High Plains Drifter (1973)

CLINT EASTWOOD

Bil’s rating (out of 5): BBBB

USA, 1973. . Screenplay by . Cinematography by . Produced by . Music by . Production Design by . Costume Design by , , . Film Editing by .

Clint Eastwood‘s second film as director was his first western in that capacity, his lead role reminiscent of his Man With No Name character and with a similar plot to his first Sergio Leone adventure.

He stars as The Stranger, who appears out of the waves of desert heat on horseback in the wild west town of Lago, which production designer Henry Bumstead quite humorously designs as more or less looking like a movie set placed in the middle of nowhere.

The Stranger is immediately given an unfriendly welcome by a few lowlives but he just as quickly dispatches all to their heavenly reward who would cross him, his skills with a pistol prompting the remaining townspeople to ask of him a great service: three bandits have just been released from prison and are on their way to Lago, and would he stay on and fight them when they come?

The townspeople offer him any reward that he wants, so the low-voiced hero goes about cutting a wide swathe through this tiny community to collect his fee, clearing out their general store, helping himself to the booze behind the bar and taking the local hotel entirely for himself and the women he brings to his bed.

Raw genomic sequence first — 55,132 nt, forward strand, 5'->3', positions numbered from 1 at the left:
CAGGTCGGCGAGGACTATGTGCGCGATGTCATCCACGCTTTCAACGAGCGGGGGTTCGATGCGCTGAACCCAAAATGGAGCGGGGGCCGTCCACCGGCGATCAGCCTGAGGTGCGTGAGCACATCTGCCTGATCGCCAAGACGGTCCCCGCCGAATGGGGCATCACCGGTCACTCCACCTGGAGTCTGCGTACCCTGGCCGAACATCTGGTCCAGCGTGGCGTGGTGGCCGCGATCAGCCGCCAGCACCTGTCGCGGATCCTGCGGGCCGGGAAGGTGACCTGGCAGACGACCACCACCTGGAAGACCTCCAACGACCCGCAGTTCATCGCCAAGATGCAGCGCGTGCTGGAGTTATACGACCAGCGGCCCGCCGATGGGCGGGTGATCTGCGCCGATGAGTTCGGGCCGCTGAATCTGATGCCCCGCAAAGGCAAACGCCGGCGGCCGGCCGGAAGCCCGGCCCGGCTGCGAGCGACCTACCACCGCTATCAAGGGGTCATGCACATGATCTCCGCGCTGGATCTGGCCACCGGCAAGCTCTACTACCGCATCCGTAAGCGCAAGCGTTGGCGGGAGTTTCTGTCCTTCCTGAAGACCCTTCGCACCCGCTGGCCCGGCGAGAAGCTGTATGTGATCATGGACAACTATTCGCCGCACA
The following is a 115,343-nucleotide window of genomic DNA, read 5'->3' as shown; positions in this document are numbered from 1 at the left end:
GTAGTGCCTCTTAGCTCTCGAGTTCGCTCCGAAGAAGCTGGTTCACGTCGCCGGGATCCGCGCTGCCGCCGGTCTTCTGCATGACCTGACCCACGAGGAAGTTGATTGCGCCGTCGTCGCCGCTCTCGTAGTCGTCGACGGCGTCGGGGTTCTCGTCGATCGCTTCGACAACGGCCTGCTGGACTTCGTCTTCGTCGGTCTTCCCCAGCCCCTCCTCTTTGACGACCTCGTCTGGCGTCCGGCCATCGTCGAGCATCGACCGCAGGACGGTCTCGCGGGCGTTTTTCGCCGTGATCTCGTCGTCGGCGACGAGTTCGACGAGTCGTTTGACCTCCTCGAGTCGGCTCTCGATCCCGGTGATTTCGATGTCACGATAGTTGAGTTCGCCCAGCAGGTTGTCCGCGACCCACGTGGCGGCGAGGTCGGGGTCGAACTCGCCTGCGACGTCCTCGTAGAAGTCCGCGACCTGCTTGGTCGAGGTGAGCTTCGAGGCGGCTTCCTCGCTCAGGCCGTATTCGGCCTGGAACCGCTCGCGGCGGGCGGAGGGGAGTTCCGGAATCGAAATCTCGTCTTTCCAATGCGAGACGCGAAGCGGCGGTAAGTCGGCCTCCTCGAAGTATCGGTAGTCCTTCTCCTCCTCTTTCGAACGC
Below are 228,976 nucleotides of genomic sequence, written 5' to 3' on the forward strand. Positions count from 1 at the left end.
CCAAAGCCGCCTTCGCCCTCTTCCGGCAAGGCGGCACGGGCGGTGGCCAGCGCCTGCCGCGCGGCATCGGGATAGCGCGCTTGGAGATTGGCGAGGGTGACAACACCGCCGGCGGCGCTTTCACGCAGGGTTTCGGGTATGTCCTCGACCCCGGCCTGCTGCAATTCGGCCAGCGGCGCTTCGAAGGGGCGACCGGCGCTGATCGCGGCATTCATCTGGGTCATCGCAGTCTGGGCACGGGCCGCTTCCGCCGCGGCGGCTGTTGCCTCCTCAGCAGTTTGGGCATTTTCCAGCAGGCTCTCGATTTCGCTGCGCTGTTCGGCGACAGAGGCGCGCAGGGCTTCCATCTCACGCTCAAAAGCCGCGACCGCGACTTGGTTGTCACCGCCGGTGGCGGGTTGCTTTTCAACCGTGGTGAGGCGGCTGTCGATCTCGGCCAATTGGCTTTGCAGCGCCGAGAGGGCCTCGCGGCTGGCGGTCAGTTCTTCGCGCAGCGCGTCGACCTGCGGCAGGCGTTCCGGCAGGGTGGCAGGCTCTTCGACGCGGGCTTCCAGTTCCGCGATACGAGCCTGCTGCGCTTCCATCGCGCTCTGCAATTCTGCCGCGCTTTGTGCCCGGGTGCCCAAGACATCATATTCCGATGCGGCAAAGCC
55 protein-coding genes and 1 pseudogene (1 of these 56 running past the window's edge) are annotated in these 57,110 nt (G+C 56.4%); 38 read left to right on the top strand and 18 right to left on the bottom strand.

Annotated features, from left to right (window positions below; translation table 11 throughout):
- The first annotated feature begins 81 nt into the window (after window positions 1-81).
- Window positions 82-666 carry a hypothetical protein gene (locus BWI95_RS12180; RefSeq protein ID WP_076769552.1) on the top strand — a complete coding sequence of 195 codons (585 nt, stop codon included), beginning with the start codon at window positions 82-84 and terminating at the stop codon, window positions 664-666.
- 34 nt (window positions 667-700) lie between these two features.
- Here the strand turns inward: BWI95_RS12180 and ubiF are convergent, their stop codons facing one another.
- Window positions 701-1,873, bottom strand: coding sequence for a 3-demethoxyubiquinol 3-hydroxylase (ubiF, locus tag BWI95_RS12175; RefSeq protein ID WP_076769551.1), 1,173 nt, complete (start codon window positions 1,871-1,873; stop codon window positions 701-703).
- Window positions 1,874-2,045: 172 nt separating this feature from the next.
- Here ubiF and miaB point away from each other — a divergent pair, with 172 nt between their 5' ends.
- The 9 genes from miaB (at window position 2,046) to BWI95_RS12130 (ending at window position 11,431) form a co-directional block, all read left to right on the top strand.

As the bad guys come closer, The Stranger helps train the locals to fight and issues instructions for how to get the town ready, but a number of flashback sequences thrown in at key moments clue us in to the possibility that this story is more complicated than it at first seemed: is The Stranger there to help, or does he also have a bone to pick with Lago, and is the town getting ready to take on the bad guys or preparing a revenge scenario being made against it?

As always, Eastwood has as much fun celebrating the traditions of brutal masculinity in the cinema’s most macho-obsessed genre while also holding them up to a fair level of scrutiny: in a decade when plenty of films indulged in the cringeworthy habit of “just force yourself on her and she’ll eventually like it” tournaments of sexual aggression, Eastwood never tries to make himself anything other than a very glamorous villain, allowing the women he encounters to respond to their treatment without belittling their importance to the world of the story.

The light touch of supernatural suggestion won’t work for all viewers, but it’s a solid film that never feels as familiar as it truly is, with each stock character type inhabited by actors giving three dimensions to their roles (including a terrific as one of the bad guys) and a dazzling star performance by what would turn out to be among the most prolific auteurs of the next few decades.

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